Roger Greenwood was sure Bank of America had made a mistake.
The Jacksonville, Illinois man received a credit card statement that showed he had a zero dollar balance, but the bank was still charging him $39.23 in interest anyway, according to the Chicago Tribune:
In August, he charged a vacation rental to his credit card, resulting in a $5,734.13 balance. Weeks later, he received $1,450 in credits from two merchants, lowering his balance to $4,284.13.
Greenwood reportedly said he paid off the remainder of the balance before it was due, but a BofA representative told him that "credits are not considered as payments on credit accounts," so Greenwood was being charged interest on the $1,450 that the credits were supposed to have wipe out. The bank eventually reportedly said it would refund Greenwood's money "as a courtesy," according to the Tribune.
After hearing of the ordeal, The Consumerist cautioned its readers: "Word to the wise, if you got a large amount of credit back on your Bank of America credit card, better check your next statement to make sure they're not erroneously charging you interest."
This isn't the first time BofA's frustrated customers have garnered headlines. Earlier this month, the bank reportedly threatened to foreclose on a family's home after it had already been sold -- over a single dollar. And in September, a grieving widow sued BofA after she allegedly received up to 48 calls per day over a missed mortgage payment.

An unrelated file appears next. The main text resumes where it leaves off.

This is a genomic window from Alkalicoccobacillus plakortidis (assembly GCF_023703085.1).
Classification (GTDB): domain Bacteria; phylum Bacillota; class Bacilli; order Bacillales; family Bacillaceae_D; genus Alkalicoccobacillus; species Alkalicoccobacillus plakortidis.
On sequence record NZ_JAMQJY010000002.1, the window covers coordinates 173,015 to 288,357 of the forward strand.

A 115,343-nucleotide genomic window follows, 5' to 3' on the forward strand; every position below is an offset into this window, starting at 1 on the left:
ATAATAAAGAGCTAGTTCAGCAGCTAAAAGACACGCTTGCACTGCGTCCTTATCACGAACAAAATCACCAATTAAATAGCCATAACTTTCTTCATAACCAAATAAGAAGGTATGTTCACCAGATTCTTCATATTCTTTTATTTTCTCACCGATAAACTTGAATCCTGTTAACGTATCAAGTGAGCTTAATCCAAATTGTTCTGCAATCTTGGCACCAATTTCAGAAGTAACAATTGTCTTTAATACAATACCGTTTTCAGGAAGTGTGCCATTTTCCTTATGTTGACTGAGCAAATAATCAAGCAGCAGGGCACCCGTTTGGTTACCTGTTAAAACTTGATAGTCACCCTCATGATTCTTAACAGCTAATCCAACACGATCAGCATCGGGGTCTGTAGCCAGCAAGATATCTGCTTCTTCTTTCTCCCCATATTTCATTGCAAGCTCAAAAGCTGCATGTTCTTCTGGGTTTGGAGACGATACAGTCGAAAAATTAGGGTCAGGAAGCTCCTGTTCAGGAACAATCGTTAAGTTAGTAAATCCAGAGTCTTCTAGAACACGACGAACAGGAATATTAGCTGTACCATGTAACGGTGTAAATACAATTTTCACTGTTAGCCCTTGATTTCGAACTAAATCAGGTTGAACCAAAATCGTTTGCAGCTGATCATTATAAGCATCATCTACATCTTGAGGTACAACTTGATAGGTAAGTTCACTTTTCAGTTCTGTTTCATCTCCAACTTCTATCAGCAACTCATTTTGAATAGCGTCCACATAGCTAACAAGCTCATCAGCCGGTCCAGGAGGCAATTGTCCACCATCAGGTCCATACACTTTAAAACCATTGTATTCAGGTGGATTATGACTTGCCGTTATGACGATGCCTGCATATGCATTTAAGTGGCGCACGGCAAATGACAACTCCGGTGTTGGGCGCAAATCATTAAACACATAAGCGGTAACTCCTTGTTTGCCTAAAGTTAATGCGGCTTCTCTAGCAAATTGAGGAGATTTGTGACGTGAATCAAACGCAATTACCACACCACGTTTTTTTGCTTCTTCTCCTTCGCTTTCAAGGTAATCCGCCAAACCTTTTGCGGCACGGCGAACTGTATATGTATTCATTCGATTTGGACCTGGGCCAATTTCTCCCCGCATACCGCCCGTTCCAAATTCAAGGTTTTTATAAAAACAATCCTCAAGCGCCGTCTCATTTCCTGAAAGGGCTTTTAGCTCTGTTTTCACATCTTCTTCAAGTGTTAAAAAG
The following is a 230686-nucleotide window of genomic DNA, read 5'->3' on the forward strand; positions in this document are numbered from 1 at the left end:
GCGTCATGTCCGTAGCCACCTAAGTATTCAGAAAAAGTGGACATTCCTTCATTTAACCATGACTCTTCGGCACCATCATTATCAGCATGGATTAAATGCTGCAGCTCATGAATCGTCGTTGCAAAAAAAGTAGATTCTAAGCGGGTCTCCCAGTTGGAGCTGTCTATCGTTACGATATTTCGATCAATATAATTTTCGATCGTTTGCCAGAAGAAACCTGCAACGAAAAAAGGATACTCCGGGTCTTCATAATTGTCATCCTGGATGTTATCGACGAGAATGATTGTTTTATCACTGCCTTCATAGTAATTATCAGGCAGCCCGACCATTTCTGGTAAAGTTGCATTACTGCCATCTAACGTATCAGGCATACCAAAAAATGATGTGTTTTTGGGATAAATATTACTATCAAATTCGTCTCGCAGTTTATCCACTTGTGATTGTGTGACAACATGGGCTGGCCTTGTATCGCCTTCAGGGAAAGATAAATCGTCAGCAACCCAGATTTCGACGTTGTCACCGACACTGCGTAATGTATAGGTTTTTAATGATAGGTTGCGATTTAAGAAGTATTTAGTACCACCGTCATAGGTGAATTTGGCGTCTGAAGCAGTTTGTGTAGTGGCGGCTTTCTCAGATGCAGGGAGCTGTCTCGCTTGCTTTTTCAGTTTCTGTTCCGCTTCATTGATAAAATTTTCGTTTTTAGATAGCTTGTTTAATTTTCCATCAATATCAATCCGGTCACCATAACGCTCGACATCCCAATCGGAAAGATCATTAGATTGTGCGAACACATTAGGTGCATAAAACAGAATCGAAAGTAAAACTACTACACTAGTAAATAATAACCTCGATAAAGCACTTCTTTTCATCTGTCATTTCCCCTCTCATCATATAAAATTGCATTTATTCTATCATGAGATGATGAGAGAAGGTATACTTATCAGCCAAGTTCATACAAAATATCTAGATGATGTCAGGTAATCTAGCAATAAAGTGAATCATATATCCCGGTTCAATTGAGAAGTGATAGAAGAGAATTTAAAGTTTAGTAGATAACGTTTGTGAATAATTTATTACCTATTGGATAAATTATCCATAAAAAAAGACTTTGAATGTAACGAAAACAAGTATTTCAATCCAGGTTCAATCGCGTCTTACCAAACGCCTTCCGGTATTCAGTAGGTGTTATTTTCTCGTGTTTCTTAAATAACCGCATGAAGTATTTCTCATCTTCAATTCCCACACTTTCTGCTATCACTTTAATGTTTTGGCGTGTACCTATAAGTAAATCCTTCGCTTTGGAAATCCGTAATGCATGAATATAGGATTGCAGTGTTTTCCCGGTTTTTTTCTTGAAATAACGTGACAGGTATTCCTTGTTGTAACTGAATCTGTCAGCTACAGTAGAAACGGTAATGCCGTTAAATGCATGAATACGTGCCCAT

It doesn't stop there, either. In July, it was reported that BofA had directed $30,000 worth of Social Security payments to the wrong person.
News of Greenwood's ordeal comes just a week after BofA announced it would scrap its plan to charge customers $5 every month to use their debit cards, which elicited a large number of customer complaints and even calls for a federal investigation.
Amidst all the anger felt for big banks, BofA CEO Brian Moynihan expressed frustration with the public not seeming to notice the positive contributions his employees made in the community.
"I, like you, get a little incensed when you think about how much good all of you do, whether it's volunteer hours, charitable giving we do, serving clients and customers well," Moynihan said to employees in an October town hall meeting, as reported by Bloomberg.